I want to have the courage to do my best and if that did not work out, then try again and again and again. To have the courage to decide to live a life that feels purposeful and inspirational to me; with or without great achievements.

My father urged me to read the biography of George W. Carver (The Man Who Overcame). I decided to use my flight back from the Ukraine to start with it. I cried throughout most of the flight. It felt pretty embarrassing, but hey, what can a girl do who is extremely sensitive to the injustice of this world?!

Born into slavery (+-1860) with a wish to get an education and find the answers to his questions this young black child was determined to find a way. I lost count of how many dreadful experiences he had, how many huge obstacles he overcome and how hard he worked to get his schooling and finally be admitted to college on grounds of his extraordinary good marks, only to be rejected again when he arrived and they realised that he was black, and black men were not allowed to study there. Still he continued with an incredible amount of perseverance, hard work, patience and humility. Despite all odds, he went on to become one of the most prominent scientists and inventors of his time, he was also an extraordinary artist, botanist and pianist. And most of all he made a real contribution to the upliftment of his people and the fight against poverty… (If you have not heard of him, you should do yourself a favour and read the abovementioned book –also available in German – or check him out in this short movie http://www.biography.com/people/george-washington-carver-9240299#early-years )

Life sometimes deals you heavy blows... that is just how it is. But we have the choice to make them part of the dance. To turn them into something beautiful. 'Part of the Dance' Charcoal and Acrylic on paper. 105 x 140cm by Imke Rust

Life sometimes deals you heavy blows and knocks… that is just how it is. But we have the choice to make them part of the dance. To turn them into something beautiful.
‘Part of the Dance’ Charcoal and Acrylic on paper. 105 x 140cm

I am telling you about this man, because he seemed to have everything counting against him. He would have had every possible excuse to feel sorry for himself and to curse at the cards he got dealt again and again. He could have blamed every thing and so many people for having a miserable life and everybody would nod and fully agree that he did not have a chance. Yet, he chose to overcome. To try again and again. He worked damn hard. He hurt and he doubted, yet he got up again and tried again. And even when he had all the fame and could have had all the fortune, he stayed humble, refused a salary increase for most of his life and worked till his death in search of ways to improve the lives of the people around him.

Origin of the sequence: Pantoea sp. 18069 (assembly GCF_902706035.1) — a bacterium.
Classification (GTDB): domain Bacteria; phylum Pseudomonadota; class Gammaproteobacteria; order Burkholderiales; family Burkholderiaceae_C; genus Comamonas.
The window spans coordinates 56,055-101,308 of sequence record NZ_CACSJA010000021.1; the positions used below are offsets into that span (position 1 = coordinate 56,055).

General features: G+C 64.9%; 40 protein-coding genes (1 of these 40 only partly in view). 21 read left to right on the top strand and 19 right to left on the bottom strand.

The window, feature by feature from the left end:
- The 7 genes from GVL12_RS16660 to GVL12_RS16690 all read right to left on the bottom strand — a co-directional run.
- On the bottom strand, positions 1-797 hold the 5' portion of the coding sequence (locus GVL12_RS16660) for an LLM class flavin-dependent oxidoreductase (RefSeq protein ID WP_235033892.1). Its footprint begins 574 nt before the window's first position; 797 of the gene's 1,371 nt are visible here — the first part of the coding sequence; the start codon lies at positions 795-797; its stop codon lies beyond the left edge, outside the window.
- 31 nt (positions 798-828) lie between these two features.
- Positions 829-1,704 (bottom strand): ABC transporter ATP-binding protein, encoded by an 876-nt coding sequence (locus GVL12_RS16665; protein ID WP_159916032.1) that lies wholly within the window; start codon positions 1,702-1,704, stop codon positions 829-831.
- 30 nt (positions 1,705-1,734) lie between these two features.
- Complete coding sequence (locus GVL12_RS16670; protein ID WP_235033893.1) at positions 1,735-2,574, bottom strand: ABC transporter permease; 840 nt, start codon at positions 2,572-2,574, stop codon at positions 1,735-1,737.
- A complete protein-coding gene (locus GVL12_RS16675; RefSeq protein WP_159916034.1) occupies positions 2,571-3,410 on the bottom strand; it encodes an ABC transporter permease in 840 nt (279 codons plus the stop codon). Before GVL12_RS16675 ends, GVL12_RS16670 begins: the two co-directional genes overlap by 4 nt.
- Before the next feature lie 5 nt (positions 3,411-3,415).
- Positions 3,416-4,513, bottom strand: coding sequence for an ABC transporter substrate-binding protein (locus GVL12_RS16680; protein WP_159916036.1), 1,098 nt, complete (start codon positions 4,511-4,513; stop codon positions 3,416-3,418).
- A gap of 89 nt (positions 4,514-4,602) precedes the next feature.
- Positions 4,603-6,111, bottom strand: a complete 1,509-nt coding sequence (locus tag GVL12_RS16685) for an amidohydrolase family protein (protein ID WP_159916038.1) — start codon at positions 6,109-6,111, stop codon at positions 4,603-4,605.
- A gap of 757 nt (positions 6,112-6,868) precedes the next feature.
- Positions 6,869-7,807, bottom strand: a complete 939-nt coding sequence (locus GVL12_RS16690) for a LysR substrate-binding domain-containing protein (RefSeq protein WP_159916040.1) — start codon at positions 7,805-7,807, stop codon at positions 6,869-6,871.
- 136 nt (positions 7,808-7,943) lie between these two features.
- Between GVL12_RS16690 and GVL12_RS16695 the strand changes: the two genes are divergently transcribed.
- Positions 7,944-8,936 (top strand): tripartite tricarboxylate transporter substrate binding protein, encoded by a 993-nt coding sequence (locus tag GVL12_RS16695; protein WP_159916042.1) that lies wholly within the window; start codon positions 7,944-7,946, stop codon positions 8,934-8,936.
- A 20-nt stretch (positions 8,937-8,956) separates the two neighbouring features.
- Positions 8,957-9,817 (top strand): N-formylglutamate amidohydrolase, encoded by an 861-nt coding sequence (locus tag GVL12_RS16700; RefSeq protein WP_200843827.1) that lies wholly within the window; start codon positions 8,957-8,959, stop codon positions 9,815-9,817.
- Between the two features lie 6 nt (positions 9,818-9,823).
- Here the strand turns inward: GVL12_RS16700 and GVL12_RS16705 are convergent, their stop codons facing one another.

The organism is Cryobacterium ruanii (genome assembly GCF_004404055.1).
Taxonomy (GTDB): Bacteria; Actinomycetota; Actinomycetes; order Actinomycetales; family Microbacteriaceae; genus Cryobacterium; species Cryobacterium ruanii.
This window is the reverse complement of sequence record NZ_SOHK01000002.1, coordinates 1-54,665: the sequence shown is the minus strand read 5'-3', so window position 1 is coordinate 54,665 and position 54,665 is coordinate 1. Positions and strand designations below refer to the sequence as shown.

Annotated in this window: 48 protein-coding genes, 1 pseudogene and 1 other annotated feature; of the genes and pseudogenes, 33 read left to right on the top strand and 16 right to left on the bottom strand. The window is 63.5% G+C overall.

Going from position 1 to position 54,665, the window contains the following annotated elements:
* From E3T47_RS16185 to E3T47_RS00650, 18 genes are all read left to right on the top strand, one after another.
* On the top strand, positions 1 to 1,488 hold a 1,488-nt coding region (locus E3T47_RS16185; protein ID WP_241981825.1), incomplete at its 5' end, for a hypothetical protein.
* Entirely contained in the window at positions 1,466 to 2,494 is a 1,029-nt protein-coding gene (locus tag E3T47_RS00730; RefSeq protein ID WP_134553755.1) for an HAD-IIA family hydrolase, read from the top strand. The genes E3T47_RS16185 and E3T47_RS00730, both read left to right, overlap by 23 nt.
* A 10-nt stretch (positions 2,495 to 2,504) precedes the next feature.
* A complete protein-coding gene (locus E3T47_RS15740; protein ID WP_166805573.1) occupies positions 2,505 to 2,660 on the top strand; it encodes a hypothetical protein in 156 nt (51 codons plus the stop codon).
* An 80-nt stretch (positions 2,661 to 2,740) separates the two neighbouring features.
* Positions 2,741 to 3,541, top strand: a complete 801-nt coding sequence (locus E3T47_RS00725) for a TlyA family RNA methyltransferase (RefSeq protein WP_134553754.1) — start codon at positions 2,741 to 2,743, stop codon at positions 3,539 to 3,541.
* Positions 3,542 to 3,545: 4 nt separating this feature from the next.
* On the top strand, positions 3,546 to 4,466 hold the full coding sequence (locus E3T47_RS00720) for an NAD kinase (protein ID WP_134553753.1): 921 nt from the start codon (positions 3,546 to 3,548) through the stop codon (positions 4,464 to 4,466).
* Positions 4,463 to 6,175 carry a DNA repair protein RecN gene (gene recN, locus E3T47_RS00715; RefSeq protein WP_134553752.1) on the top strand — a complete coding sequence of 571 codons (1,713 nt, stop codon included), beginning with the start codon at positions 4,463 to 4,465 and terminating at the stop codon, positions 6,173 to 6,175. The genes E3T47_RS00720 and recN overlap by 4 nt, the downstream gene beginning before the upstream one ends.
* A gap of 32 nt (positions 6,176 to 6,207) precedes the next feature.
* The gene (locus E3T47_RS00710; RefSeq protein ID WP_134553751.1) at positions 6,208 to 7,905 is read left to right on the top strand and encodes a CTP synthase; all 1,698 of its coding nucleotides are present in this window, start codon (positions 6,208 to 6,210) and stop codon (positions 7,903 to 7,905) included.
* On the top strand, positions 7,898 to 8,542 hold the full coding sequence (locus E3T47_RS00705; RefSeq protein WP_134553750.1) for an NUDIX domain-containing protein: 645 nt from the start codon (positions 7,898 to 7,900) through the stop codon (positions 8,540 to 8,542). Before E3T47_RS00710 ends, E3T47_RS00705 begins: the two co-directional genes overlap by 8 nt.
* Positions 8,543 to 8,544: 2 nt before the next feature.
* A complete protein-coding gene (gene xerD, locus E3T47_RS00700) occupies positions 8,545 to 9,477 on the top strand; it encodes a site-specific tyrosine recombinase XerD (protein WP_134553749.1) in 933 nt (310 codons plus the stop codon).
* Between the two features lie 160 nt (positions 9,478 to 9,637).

What a man! And what an inspiration! What a life well-lived!

If he could overcome all this and be such an inspiration to so many people, who am I to not at least try to live my life purposefully, content and try again and again. In comparison to him the obstacles I have had to face in my life faint into nothingness.

I believe we can all choose to overcome so many things. We can end up telling an exciting, uplifting and inspirational story of a life well lived and that is what I want to do. And every time I feel like giving up, I want to ask myself: is this the end of the story you want to tell about your life? Or is this the beginning of another awesome creative adventure?

I need reminding of this every now and then – that’s why I am putting it in writing here 😉 .

Imke Rust. Are you having fun in your life? If not, how could you change that? I had fun with the large format paper and painting whatever I like... 'Having Fun' 120 x 105cm Mixed media (Charcoal, graphite, arylic and waxcrayon) on paper

Are you having fun in your life? If not, how could you change that? I had fun with the large format paper and painting whatever I like and this came out of it…
‘Having Fun’ 120 x 105cm Mixed media (Charcoal, graphite, arylic and waxcrayon) on paper

 

Creative Play

Were you also told not to play with your food as a kid?

Yesterday we had soup for lunch and we sprinkled lots of freshly picked parsley over it. It looked and tasted delicious – thanks to my husbands cooking skills. I did finish my soup and I did not play with it, but while we were still sitting and talking after the meal, I noticed the leftover stems from the parsley still lying next to my plate…

Five minutes later, I had these … and a big smile on my face.

Do you like my blogs? Great!

Would you mind to telling me what you like best about them? I am taking stock and considering how to continue. Would you like to read more about what I am busy with? See more art, maybe with less writing? Hear more about my thoughts, ideas and musings? Do you prefer shorter or longer posts, or does it depend more on the content? And would you like to hear more often from me, or less? Or any other construcitve criticism which you would like to share?